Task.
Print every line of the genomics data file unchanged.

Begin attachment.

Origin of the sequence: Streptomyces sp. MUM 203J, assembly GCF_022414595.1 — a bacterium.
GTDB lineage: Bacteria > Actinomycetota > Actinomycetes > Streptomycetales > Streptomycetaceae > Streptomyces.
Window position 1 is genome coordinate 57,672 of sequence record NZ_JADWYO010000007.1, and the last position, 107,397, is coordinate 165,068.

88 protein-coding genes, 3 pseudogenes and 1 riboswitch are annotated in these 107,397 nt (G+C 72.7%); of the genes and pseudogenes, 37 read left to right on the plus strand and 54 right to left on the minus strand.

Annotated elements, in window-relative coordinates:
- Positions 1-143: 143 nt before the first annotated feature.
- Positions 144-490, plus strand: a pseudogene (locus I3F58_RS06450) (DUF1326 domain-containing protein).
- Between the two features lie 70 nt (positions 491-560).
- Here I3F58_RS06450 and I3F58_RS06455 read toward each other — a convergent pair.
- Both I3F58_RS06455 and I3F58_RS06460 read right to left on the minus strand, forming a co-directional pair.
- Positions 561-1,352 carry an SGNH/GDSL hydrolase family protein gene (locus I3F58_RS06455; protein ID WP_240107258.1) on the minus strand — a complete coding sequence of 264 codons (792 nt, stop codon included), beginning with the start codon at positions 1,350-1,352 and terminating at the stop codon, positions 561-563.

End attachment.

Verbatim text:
Origin of the sequence: Streptomyces sp. MUM 203J, assembly GCF_022414595.1 — a bacterium.
GTDB lineage: Bacteria > Actinomycetota > Actinomycetes > Streptomycetales > Streptomycetaceae > Streptomyces.
Window position 1 is genome coordinate 57,672 of sequence record NZ_JADWYO010000007.1, and the last position, 107,397, is coordinate 165,068.

88 protein-coding genes, 3 pseudogenes and 1 riboswitch are annotated in these 107,397 nt (G+C 72.7%); of the genes and pseudogenes, 37 read left to right on the plus strand and 54 right to left on the minus strand.

Annotated elements, in window-relative coordinates:
- Positions 1-143: 143 nt before the first annotated feature.
- Positions 144-490, plus strand: a pseudogene (locus I3F58_RS06450) (DUF1326 domain-containing protein).
- Between the two features lie 70 nt (positions 491-560).
- Here I3F58_RS06450 and I3F58_RS06455 read toward each other — a convergent pair.
- Both I3F58_RS06455 and I3F58_RS06460 read right to left on the minus strand, forming a co-directional pair.
- Positions 561-1,352 carry an SGNH/GDSL hydrolase family protein gene (locus I3F58_RS06455; protein ID WP_240107258.1) on the minus strand — a complete coding sequence of 264 codons (792 nt, stop codon included), beginning with the start codon at positions 1,350-1,352 and terminating at the stop codon, positions 561-563.